I began writing SugarMoon in 2013. I began writing this blog in 2016. In both cases, that’s a long time ago. It includes years of writing about the Philippine-American War, and in particular the Balangiga incident—a central event shaping the character of my redemption-seeking-hero Ben Potter.
Let’s say you know nothing about what happened in Balangiga—or even nothing about the Philippine-American War. Don’t worry, you won’t need to in order to read Sugar Moon. But let’s say you’re a history geek like me? Well, I’ve written a lot of content just for you!
I have tried to organize this by the most logical questions. Read the captions, and if you want to know more just click on the link below the image. Geek out!
Question 1: Where is this book set?
Question 2: Why were Americans in the Philippines?
Question 3: What happened in Samar?
Question 4: What else do I need to know about a soldier’s life in 1901?
Question 5: What else should I know about the world of Ben Potter?
Question 6: What should I know about the world of Allegra Alazas?
And you can find out more about Allegra, her home, her family, and her background by reading through these annotated glossary posts:
Question 7: Where can I find some excerpts from this book?
You might think mixing romance and history would be a highly-marketable combination, but there are a few landmines. Fans of historical fiction (who often know little about romance) want you to take out the happily-ever-after to make your book more “realistic” and “serious.” Fortunately for me, Olivia Waite came along and explained the problem with taking away my heroines’ HEAs:
Jeannie Lin added that the Asian women in her family have suffered through “regime change, through executions, through so many personal tragedies—and still found a way to find happiness. That story is just as real.” As I’ve heard Beverly Jenkins say several times at conferences: even in the toughest of times, people still have picnics, birthday parties, and fall in love.
Of course, some of the worst bits are history are not going to make it to the page in a romance. (Hello, syphilis? Around ten percent of the general American population had the disease by 1900, and I choose to entirely ignore that fact.) I have written and discussed in interviews why I chose to set my books in the Philippine-American War. (They are not the typical Regency duke books, for sure.) I used my own scholarship on American colonial rule in the Philippines to fabricate my own fictional chronotope: I choose when to be constrained by real history and when to hold onto a more modern sensibility.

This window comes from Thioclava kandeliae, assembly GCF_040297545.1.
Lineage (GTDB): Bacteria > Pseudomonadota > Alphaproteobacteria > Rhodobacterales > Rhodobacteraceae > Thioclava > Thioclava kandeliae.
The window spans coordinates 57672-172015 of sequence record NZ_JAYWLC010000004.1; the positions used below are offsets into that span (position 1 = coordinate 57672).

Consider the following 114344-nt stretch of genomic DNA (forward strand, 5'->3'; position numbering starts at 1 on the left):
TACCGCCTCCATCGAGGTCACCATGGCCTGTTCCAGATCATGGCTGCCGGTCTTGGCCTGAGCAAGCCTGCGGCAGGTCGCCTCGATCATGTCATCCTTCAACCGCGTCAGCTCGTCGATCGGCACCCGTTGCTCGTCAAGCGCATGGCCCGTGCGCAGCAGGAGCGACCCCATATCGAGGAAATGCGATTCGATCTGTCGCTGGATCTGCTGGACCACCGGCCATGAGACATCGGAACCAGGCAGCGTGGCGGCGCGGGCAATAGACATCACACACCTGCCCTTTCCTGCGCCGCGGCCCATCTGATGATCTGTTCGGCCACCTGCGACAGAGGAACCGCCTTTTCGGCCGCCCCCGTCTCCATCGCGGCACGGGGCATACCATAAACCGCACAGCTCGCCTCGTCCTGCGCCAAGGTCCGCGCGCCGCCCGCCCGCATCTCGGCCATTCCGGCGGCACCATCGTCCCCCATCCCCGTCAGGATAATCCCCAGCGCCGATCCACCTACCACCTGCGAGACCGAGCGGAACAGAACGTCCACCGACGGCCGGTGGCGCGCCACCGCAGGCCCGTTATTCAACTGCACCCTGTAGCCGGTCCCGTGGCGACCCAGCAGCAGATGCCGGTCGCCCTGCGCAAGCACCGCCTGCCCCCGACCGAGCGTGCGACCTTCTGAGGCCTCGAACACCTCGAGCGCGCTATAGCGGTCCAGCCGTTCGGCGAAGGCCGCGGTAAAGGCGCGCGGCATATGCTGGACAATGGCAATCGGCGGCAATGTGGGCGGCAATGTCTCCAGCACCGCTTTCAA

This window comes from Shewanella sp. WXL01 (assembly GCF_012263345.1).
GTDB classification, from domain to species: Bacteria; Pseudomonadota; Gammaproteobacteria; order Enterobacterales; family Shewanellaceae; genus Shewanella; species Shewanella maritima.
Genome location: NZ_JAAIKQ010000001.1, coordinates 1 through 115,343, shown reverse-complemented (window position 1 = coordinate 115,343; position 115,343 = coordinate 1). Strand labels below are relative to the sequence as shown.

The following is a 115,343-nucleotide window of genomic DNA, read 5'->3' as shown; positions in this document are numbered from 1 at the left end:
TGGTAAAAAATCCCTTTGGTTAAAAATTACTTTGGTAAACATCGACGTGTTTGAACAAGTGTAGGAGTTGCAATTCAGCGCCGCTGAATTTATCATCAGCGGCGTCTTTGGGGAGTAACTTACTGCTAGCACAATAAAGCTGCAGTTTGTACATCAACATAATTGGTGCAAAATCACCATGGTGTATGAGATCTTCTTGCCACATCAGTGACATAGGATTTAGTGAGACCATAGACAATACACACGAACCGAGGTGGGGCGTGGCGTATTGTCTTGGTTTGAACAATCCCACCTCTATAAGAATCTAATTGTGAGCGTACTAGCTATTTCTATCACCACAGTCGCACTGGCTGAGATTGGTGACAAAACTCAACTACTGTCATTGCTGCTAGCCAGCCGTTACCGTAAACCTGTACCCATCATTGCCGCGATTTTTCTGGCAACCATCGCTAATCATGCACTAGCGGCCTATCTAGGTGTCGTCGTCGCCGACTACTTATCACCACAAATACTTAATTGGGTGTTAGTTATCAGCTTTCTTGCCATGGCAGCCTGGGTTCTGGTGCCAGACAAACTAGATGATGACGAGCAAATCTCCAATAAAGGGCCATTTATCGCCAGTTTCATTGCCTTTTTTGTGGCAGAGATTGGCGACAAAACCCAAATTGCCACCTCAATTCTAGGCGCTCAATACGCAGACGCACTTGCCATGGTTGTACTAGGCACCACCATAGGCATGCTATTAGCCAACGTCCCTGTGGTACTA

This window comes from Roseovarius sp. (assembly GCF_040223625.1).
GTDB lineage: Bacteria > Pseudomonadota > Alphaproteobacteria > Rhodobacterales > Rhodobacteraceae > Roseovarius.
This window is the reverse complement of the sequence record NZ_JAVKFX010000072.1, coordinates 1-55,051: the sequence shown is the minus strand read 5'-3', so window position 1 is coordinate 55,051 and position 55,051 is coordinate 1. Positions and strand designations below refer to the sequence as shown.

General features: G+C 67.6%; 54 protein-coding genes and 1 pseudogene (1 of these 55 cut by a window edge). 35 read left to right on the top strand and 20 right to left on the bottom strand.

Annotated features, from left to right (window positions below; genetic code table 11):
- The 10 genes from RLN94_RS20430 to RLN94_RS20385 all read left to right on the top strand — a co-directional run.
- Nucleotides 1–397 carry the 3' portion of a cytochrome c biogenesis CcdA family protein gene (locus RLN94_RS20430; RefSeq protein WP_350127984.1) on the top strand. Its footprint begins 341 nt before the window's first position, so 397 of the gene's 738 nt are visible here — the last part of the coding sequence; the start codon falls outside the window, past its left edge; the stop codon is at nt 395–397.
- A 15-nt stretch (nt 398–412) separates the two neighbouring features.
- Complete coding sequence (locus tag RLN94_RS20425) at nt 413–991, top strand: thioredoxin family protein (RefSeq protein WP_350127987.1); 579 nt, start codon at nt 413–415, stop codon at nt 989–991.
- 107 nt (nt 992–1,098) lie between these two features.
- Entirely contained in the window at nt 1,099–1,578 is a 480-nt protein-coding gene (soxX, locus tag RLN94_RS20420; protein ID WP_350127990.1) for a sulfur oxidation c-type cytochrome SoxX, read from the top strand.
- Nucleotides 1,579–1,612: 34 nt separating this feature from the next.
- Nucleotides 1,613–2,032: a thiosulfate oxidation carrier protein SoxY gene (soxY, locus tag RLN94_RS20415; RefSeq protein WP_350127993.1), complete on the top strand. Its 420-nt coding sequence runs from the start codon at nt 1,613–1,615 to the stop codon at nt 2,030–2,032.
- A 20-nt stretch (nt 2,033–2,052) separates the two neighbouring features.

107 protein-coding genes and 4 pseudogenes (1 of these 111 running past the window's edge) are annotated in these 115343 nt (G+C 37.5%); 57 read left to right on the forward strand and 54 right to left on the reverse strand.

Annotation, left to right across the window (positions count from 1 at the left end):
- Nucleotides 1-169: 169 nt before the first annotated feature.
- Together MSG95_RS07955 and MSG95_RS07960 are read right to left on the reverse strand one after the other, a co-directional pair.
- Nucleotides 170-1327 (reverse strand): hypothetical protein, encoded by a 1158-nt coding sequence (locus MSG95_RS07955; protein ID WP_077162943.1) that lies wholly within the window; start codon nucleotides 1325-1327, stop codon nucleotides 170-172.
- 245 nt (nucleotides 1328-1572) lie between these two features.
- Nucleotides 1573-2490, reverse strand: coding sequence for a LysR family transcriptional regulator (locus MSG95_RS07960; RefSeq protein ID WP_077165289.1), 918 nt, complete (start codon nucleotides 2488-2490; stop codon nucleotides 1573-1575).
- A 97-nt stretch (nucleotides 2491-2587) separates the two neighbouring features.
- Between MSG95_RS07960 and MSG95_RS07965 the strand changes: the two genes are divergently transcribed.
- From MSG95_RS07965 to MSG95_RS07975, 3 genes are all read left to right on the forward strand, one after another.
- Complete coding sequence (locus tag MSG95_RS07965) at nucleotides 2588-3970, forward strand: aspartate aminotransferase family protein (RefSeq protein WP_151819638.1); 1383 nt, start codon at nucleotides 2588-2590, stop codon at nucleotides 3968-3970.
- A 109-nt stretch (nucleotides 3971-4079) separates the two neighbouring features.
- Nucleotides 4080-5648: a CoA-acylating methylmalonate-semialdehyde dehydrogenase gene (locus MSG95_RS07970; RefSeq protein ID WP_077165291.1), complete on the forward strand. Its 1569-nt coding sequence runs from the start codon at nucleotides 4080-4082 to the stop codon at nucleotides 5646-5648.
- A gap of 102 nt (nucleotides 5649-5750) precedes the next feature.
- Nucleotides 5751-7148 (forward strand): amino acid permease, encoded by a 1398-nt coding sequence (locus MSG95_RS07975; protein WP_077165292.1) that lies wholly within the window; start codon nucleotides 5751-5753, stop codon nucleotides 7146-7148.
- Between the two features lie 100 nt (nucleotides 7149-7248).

Writers have been fabricating chronotopes in historical fiction for centuries. Antony and Cleopatra—while not a romance—is proof that Shakespeare made this same choice. The play is based partly off the history he had at his disposal, Plutarch’s Lives, but he also added scenes and changed historical facts to suit the story. Some scholars even say that Shakespeare was really writing a political commentary of his times, using Elizabeth I as his model for Cleopatra. While Shakespeare is the platinum standard of literature now, keep in mind that he wrote popular fiction back then. He was a storyteller.
That’s what romance is: good story-telling that makes you feel. Tess Sharpe came up with a pretty exhaustive list of what I mean by this:
But let’s not ignore sexual chemistry. One of the reasons that romance makes a person feel so intensely—and that is a big part of its appeal—is that the reader is so heavily invested in the two main characters and their relationship. How does that happen? How does the reader become so intimately involved? By being present at the most intimate of scenes, when the armor of clothing is shed and the characters become figuratively and literally naked. The sex scenes advance the plot because they are about navigating the relationship in its most raw state.